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[ar-uh nt] /ˈær ənt/
downright; thorough; unmitigated; notorious:
an arrant fool.
wandering; errant.
Origin of arrant
1350-1400; Middle English, variant of errant
Related forms
arrantly, adverb
Can be confused
arrant, errant.
1. thoroughgoing, utter, confirmed, flagrant. Unabridged
Based on the Random House Dictionary, © Random House, Inc. 2017.
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Examples from the Web for arrant
Historical Examples
  • "I'm afraid you're an arrant little coquette," said Katherine indulgently.

    Viviette William J. Locke
  • But they are all arrant cowards, and fear to approach me—fear even to come into this wood.

    Green Mansions W. H. Hudson
  • This made me think that my correspondent was an arrant block-head.

    The Memoires of Casanova, Complete Jacques Casanova de Seingalt
  • If the old woman has got any arrant at all, it's likely it's to your mother and me.

  • He was an arrant coward like the most of his downtrodden race.

    Tess of the Storm Country

    Grace Miller White
  • Why, this is an arrant counterfeit rascal; a cut-purse; I remember him now.

    King Henry the Fifth William Shakespeare
  • For in this matter of smittal plagues we Highlanders are the most arrant cowards.

    John Splendid Neil Munro
  • "You'll see that he'll come back an arrant puppy," quoth Michael Howe.

    Town Versus Country Mary Russell Mitford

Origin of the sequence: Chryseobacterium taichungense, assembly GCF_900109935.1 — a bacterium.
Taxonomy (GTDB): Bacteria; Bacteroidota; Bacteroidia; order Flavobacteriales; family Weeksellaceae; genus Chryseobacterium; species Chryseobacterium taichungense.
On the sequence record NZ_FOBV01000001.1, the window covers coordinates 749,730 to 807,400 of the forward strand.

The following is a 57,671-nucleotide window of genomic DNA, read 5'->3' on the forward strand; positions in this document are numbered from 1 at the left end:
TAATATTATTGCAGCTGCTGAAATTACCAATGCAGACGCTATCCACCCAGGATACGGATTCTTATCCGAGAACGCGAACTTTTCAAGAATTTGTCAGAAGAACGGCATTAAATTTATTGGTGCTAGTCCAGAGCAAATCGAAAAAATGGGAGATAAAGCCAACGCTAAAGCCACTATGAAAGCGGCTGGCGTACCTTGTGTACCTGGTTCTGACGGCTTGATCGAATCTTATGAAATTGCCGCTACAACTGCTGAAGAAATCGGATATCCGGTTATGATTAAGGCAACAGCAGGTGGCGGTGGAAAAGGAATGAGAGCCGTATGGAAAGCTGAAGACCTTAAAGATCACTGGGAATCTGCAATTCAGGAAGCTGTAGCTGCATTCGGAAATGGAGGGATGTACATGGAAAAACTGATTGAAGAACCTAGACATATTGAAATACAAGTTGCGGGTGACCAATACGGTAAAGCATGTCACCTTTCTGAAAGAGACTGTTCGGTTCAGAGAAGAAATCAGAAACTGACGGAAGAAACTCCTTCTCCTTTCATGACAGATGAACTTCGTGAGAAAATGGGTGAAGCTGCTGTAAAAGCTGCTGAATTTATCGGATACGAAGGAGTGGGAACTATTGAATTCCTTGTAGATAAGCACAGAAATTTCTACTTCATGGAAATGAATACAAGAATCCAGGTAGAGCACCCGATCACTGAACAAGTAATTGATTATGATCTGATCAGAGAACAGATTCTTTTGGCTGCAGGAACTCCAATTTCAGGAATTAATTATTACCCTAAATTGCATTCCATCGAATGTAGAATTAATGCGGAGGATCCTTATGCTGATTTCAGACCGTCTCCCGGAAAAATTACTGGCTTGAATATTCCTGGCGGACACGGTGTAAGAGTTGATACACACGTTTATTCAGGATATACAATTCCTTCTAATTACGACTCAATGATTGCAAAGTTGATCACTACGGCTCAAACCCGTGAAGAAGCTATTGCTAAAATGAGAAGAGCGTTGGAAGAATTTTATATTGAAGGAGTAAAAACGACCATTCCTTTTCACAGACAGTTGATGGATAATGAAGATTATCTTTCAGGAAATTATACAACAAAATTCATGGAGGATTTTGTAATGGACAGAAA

• This arrant rogue was only a petty knave that any one could dupe.

    Samuel Brohl & Company Victor Cherbuliez
  • To doubt what they believed could only be ascribed to arrant folly or to wickedness.

    The Hero William Somerset Maugham
British Dictionary definitions for arrant


utter; out-and-out: an arrant fool
Derived Forms
arrantly, adverb
Word Origin
C14: a variant of errant (wandering, vagabond); sense developed from its frequent use in phrases like arrant thief (hence: notorious)
Collins English Dictionary - Complete & Unabridged 2012 Digital Edition
© William Collins Sons & Co. Ltd. 1979, 1986 © HarperCollins
Publishers 1998, 2000, 2003, 2005, 2006, 2007, 2009, 2012
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Word Origin and History for arrant

late 14c., variant of errant (q.v.); at first merely derogatory, "wandering, vagrant;" then (1540s) acquiring a meaning "thoroughgoing, downright, notorious."

Online Etymology Dictionary, © 2010 Douglas Harper
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